50 years ago today, on April 8, 1971, the first World Roma Congress took place in Orpington, a small suburb of London. 23 Roma activists from 9 European countries decided to use the proper name “Roma” to ban discriminatory words like “Gipsy” or “Gypsy”. In addition, the Roma gave themselves a flag: the upper half “blue” for the sky, the lower half “green” for the country – in the middle a red Ashoka Chakra which should symbolize the origin of the Roma from India. The song “Jelem, Djelem” was adopted by Congress as the anthem of the civil rights movement.
The term “Roma”, adopted at the World Roma Congress, stands for very different groups such as Bashalde, Boyash, Churari, Gitanoes, Kalderash, Kalo, Lovari, Luri Romungro Manouches, Machavaya, Ungaritza, Romanichal, Rudari, Sinti, Travellers, Yenish, Xoraxai and others. Despite differences in language, culture, religion and history, they are united by a centuries-long history of oppression and exclusion that culminated in the extermination of hundreds of thousands of Roma by the Nazi regime. The holocaust against the Roma is called “Porajmos” in Romanes.
50 years after the founding congress, it can be stated that the diversity of Roma groups is at the same time a problem for strong organization and representation of interests. This also makes it easier for international organizations, the EU and national governments to fend off demands for equal rights. There is a clear lack of political will to implement equal rights for Roma.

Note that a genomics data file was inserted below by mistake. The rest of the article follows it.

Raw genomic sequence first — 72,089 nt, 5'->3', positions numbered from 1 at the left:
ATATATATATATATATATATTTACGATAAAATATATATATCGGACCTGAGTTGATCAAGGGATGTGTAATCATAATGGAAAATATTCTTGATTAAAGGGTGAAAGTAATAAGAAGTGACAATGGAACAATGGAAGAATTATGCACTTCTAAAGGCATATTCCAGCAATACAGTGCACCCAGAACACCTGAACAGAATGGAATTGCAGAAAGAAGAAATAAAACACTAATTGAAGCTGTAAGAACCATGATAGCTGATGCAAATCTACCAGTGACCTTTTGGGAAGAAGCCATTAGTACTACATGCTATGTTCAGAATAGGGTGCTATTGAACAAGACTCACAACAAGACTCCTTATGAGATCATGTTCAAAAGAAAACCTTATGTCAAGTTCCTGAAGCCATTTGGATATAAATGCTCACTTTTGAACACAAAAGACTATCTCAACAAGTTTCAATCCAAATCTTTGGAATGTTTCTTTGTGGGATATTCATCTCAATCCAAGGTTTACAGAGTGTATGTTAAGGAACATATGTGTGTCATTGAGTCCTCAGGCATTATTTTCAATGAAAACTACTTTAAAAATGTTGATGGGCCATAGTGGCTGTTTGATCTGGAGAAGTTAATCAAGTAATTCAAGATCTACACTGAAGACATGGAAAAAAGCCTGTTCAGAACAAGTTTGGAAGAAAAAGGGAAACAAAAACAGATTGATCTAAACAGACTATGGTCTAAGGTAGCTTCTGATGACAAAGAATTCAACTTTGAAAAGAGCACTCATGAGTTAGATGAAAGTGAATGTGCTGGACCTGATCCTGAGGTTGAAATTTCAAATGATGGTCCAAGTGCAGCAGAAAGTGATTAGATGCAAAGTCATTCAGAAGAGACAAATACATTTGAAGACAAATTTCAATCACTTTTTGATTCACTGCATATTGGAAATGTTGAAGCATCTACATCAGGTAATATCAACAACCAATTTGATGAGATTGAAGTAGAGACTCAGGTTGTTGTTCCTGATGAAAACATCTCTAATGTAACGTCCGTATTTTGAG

In countries of Southeastern and Eastern Europe, Roma live on the margins of society, often cut off from humanitarian standards of living. “It is shameful that the nearly 12 million Sinti and Roma in Europe today still face exclusion, discrimination, apartheid and violence. And this, despite their centuries-old history, despite the Holocaust, in which 500,000 Sinti and Roma were murdered in Nazi-occupied Europe. In many countries, human rights have a high priority after the experiences of Nazi barbarism. But they still do not apply to all Sinti and Roma in Europe. Together, as a whole society, we must finally change this shameful state of affairs. We therefore appeal to the national governments to implement the strategic EU framework and finally perceive the Roma as an equal part of society,” states Romani Rose, Chairman of the Central Council Sinti and Roma. “Antiziganism must finally be outlawed and fought just as consistently as anti-Semitism” he adds in a video statement on the occasion of the holiday.
The city of Leipzig also continues to struggle in this regard. In 2016, the initiative “Leipzig Korrektiv”, together with numerous personalities, such as Küf Kaufmann, Sebastian Krumbiegel, Erik Wolf and Cornelia Ernst wrote a letter to the Lord Mayor Burkhard Jung to “set a strong sign by raising the Roma flag on April 8, at the New City Hall”.
A subsequent motion submitted in June 2019 by the Bündnis 90/ Die Grünen parliamentary group and the Linksfraktion found only partial approval of the City Council, the raising of the Roma flag did not find a majority. Even for the 50th anniversary, therefore, only the monument at the Swan Pond behind the Opera remains as the only symbolic place.
Today, on 08 April, the community is organizing at https://romanistan.com/ with a broad-based online congress to mark the holiday.
On April 14 at 6:30 p.m., there will be an online discussion titled “Exclusion. Roma and Sinti Hostility Yesterday and Today. What do we have to do about it?” will take place.